Acc. No. 2011-58
Chinese porcelain wine cup of flared octagonal form with four bracket feet. The cup was press molded and then two separately molded relief designs were added, one on each side. The applied ornament depicts a bird sitting on a prunus branch.
Label:This wine cup imitates Chinese rhinoceros horn drinking cups. The molded form is divided into eight panels, an auspicious number in Chinese belief. While Jingdezhen was the world’s largest supplier of porcelain during the 17th and 18th centuries, other areas of China also produced such wares. Dehua was known for production of porcelain that is dense, very translucent, and milky white. Known as “blanc-de-chine” or “Chinese white,” the look of Dehua porcelain was so popular in early 18th-century Europe that porcelain manufactories there spent a great deal of effort attempting to recreate it.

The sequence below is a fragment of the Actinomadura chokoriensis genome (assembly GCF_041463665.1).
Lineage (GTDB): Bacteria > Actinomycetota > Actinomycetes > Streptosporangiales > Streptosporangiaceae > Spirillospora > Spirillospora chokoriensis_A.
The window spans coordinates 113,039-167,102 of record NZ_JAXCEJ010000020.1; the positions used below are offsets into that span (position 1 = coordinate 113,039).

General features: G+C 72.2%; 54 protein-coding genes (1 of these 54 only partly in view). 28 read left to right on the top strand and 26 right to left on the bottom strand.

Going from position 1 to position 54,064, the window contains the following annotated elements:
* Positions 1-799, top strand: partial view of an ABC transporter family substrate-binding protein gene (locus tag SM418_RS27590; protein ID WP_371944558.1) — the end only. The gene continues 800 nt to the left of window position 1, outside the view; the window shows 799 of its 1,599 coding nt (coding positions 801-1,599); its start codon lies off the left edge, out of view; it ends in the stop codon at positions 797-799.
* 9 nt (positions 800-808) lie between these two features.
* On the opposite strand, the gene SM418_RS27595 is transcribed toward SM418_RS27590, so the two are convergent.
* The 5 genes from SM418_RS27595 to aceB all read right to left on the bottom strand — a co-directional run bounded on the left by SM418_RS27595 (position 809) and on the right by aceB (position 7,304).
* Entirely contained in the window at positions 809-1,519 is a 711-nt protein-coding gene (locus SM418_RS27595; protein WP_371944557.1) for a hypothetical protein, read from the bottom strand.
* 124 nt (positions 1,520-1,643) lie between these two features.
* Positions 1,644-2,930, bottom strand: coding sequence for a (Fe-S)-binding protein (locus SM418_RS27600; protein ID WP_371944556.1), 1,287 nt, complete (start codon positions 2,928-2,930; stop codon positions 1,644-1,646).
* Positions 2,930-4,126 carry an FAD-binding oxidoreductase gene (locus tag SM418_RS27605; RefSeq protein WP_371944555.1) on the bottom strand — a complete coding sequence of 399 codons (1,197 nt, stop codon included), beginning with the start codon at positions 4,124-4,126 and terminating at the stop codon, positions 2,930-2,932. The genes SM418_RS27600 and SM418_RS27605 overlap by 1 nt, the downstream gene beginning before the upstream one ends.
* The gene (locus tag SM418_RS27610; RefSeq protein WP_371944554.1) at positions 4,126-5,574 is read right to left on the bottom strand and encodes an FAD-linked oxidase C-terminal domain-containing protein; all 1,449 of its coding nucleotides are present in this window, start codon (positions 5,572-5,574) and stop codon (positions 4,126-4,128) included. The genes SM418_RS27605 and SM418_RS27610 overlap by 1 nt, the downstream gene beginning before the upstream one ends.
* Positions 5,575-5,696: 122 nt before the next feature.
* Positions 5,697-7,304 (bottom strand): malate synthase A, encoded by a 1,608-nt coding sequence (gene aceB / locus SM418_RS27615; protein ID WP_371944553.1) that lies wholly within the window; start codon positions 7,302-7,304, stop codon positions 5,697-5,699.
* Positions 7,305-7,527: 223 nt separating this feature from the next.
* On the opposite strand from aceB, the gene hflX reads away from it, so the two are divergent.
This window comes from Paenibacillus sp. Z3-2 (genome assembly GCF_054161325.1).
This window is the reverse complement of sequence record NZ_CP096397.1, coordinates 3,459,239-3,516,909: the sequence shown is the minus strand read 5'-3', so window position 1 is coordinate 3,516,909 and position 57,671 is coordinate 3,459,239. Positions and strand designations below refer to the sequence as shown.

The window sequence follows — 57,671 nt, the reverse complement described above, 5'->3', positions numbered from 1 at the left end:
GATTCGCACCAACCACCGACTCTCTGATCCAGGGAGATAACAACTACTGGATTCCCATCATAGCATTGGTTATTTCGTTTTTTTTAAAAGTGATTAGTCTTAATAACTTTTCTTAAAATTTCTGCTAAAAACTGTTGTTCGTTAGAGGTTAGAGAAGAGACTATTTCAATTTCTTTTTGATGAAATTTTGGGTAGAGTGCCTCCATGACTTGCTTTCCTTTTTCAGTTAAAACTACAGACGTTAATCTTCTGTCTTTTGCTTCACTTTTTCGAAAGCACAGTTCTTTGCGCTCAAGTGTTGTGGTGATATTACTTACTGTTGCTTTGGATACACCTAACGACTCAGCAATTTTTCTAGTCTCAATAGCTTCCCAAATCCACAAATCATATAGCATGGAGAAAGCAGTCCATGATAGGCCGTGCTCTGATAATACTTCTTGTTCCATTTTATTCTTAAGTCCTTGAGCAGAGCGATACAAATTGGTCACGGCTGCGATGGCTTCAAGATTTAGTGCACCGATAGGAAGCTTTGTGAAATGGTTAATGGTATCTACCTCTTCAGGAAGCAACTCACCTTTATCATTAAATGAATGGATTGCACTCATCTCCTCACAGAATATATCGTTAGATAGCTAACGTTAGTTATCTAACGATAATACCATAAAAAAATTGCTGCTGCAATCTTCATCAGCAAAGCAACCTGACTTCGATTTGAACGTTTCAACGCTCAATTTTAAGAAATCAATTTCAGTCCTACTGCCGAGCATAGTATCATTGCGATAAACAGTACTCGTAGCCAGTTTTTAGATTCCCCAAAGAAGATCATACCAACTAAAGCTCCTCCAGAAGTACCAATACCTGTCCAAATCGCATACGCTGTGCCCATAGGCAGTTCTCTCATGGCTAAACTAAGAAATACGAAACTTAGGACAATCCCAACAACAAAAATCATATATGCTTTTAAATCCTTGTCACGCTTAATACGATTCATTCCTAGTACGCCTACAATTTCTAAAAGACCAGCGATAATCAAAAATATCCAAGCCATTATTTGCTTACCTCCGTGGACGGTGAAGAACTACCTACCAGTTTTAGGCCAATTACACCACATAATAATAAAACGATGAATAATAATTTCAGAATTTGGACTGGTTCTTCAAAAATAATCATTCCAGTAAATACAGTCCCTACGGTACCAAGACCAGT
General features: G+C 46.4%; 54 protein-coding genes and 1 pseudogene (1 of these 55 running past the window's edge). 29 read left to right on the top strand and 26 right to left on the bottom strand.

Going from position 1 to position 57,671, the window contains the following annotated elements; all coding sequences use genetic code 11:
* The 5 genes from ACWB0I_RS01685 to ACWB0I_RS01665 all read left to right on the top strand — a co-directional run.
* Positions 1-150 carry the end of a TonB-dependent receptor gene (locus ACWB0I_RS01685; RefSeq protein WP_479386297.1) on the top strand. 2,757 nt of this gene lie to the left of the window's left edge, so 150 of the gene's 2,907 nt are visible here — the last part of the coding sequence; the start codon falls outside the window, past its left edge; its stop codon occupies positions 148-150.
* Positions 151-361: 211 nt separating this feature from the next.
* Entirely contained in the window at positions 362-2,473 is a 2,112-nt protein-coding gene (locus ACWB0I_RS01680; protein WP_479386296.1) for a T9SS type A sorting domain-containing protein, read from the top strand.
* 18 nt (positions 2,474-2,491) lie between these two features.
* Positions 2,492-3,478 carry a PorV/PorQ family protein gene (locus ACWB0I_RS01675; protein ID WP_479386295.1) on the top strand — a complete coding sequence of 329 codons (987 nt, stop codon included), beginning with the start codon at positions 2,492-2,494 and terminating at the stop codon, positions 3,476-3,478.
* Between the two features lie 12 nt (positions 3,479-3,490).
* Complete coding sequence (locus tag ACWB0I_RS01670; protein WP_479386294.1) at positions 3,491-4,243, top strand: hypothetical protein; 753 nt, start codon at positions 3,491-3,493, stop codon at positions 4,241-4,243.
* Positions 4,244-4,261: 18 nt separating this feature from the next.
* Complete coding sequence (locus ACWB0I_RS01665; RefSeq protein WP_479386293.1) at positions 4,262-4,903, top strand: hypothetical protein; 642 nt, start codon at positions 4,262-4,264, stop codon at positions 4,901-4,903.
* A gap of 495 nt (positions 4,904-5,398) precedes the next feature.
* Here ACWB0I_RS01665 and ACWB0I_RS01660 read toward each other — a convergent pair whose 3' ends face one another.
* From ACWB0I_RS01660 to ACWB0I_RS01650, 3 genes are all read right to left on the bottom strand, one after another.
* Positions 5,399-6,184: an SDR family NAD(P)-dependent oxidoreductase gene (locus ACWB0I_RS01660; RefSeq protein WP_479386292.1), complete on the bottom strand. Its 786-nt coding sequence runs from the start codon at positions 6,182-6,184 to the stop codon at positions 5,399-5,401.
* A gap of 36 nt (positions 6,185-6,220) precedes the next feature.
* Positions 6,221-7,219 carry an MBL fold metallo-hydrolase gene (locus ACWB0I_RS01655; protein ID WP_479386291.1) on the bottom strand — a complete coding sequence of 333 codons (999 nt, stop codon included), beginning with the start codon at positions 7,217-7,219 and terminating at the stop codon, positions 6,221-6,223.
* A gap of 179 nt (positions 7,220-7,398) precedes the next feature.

Because less porcelain was exported to Europe from Dehua than from Jingdezhen, it is surprising that any of these refined ceramics reached colonial America. Archaeologists at Drayton Hall near Charleston, South Carolina, have unearthed fragments of a figure that was likely made at Dehua. Figures with 18th-century histories of ownership are documented in Charleston as well as upstate New York.